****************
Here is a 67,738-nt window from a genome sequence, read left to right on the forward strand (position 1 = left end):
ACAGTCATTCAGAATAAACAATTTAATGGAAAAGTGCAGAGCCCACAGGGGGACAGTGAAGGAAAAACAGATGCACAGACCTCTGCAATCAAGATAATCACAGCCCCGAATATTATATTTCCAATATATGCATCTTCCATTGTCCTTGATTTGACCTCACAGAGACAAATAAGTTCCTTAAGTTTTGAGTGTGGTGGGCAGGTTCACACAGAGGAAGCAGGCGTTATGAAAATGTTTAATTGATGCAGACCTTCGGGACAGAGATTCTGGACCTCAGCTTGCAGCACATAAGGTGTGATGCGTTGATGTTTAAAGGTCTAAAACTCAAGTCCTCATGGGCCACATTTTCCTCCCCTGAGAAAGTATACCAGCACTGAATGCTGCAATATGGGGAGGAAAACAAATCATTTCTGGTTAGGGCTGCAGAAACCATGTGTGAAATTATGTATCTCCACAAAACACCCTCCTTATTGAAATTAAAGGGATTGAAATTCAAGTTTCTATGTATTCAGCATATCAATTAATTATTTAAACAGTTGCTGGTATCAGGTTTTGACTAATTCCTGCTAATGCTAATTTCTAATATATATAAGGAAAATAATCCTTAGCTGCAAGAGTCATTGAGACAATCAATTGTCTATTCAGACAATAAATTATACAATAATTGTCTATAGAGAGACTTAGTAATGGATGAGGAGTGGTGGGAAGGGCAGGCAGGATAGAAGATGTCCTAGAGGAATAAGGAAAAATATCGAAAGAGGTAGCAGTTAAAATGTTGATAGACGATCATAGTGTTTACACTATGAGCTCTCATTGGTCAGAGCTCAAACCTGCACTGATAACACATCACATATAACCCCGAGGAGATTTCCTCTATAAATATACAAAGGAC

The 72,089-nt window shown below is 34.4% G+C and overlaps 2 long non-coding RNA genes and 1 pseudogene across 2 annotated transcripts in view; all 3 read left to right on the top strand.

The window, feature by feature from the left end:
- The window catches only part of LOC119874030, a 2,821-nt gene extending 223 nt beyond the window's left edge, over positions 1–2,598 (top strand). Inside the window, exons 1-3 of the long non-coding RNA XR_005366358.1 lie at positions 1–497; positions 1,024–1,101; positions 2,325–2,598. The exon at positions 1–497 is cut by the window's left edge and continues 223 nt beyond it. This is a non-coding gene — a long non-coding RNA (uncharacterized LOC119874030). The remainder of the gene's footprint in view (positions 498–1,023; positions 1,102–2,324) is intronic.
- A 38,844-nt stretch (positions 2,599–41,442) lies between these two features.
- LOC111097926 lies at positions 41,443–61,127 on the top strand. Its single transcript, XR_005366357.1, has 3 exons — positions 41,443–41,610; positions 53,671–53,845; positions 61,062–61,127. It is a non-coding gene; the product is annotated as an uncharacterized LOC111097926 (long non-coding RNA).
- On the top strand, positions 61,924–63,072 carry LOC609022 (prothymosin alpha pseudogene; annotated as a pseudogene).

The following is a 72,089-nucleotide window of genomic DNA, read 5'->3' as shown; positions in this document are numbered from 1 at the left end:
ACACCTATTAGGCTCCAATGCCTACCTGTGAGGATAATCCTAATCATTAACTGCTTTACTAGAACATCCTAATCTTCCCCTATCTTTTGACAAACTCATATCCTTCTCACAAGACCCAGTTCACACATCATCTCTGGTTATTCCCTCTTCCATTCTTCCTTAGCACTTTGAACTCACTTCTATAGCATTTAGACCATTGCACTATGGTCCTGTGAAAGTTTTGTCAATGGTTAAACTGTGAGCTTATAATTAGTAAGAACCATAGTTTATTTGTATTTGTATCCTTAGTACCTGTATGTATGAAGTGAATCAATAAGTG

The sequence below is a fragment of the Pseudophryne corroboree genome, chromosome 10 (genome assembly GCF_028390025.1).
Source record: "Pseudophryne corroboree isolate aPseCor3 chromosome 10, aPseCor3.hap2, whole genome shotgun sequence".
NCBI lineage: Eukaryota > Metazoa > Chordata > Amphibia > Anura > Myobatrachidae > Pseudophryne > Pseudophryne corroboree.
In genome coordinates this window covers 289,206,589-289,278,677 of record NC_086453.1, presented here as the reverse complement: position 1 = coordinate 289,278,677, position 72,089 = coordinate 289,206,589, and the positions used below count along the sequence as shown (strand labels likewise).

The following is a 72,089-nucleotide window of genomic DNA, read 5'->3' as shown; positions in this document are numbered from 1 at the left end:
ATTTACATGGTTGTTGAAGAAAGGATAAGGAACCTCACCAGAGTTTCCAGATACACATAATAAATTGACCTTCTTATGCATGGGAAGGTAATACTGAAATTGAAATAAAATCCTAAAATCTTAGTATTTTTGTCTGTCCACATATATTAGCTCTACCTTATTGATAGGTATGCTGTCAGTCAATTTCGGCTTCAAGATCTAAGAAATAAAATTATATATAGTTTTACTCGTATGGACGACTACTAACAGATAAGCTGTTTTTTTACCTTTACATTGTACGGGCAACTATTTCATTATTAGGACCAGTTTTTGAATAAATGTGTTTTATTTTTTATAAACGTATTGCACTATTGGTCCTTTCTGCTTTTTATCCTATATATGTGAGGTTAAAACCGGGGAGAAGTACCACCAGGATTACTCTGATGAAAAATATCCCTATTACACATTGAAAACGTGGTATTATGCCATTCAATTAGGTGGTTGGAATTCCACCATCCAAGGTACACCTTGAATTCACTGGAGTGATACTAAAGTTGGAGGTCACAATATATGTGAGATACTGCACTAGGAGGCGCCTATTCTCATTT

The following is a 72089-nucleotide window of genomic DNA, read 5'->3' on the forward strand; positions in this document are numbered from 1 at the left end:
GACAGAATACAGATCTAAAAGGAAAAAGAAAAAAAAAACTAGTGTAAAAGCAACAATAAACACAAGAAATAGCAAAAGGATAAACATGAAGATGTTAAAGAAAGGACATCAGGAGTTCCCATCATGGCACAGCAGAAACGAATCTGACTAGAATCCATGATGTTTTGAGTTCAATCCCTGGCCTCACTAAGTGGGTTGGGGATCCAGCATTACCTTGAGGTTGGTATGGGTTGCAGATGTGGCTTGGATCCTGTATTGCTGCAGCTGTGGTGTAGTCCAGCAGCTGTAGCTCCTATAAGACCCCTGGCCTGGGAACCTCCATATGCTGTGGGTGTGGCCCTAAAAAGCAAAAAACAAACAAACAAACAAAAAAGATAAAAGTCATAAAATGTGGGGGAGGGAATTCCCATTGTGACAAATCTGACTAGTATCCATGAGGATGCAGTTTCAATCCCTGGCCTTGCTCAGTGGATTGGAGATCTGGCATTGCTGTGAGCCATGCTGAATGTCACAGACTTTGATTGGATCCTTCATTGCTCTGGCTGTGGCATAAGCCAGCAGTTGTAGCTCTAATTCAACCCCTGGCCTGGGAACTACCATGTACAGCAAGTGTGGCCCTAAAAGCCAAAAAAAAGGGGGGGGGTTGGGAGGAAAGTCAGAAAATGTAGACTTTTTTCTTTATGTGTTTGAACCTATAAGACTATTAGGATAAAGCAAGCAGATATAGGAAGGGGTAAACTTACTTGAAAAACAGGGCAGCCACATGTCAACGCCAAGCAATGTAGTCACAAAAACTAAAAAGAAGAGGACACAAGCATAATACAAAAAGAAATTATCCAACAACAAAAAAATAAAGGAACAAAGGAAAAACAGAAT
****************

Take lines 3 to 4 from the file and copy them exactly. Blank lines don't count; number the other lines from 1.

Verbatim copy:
The 72,089-nt window shown below is 34.4% G+C and overlaps 2 long non-coding RNA genes and 1 pseudogene across 2 annotated transcripts in view; all 3 read left to right on the top strand.

The window, feature by feature from the left end: